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T&D World Magazine

NOVEC Customers Are Paying Less for Electricity

Northern Virginia Electric Cooperative (NOVEC) customer-owners are paying less for electricity than they were in recent years because of a 2011 rate reduction, coupled with a power cost adjustment credit they are receiving in 2012. U.S. residential consumers who receive power from investor-owned utilities paid on average US$125 for 1,000 kWh of electricity in January 2012 while NOVEC customers paid $119.24.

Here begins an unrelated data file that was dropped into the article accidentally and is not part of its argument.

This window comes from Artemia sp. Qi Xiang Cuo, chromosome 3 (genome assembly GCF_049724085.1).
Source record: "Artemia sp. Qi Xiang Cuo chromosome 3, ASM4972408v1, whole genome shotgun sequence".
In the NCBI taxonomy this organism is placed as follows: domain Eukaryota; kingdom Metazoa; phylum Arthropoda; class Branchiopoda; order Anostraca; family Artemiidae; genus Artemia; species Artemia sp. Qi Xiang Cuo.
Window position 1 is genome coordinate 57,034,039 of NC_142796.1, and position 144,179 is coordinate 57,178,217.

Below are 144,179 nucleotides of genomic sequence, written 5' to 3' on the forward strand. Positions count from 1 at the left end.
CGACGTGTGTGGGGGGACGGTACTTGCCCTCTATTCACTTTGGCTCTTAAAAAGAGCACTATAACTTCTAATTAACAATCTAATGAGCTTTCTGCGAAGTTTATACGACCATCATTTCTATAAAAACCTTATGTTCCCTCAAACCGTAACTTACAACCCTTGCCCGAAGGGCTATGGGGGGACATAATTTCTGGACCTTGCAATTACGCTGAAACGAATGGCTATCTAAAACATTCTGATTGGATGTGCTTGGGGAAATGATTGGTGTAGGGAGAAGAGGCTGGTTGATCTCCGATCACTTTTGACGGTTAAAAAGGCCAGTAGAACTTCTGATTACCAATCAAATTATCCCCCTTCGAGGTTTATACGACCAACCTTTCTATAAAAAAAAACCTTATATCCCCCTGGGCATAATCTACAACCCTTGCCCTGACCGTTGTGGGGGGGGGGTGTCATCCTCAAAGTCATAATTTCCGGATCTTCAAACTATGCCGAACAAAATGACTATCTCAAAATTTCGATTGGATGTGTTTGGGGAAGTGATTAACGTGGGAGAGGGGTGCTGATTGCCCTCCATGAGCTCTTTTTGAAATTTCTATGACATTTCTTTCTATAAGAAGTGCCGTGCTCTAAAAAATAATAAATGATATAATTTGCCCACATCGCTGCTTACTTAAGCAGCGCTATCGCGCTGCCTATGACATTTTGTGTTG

NOVEC uses short- and long-term contracts to purchase power from several sources. In 2013, the co-op will add another 50 MW of green electricity to its power mix when a biomass plant it is building comes on-line. The plant will meet all environmental standards yet keep power costs competitive.

“We ended our long-time power supply contract at the end of 2008 in an effort to stabilize wholesale power costs,” explained Stan Feuerberg, NOVEC president and CEO. “Costs had spiraled upward by 60% in six years, and we wanted to drive them downward for our customer-owners.”

With lower power costs, NOVEC sought a rate decrease and a fee modification in 2010. The Virginia State Corporation Commission approved the request in 2011, and the co-op reduced residential rates by 4.5% and commercial rates by 8.5%.

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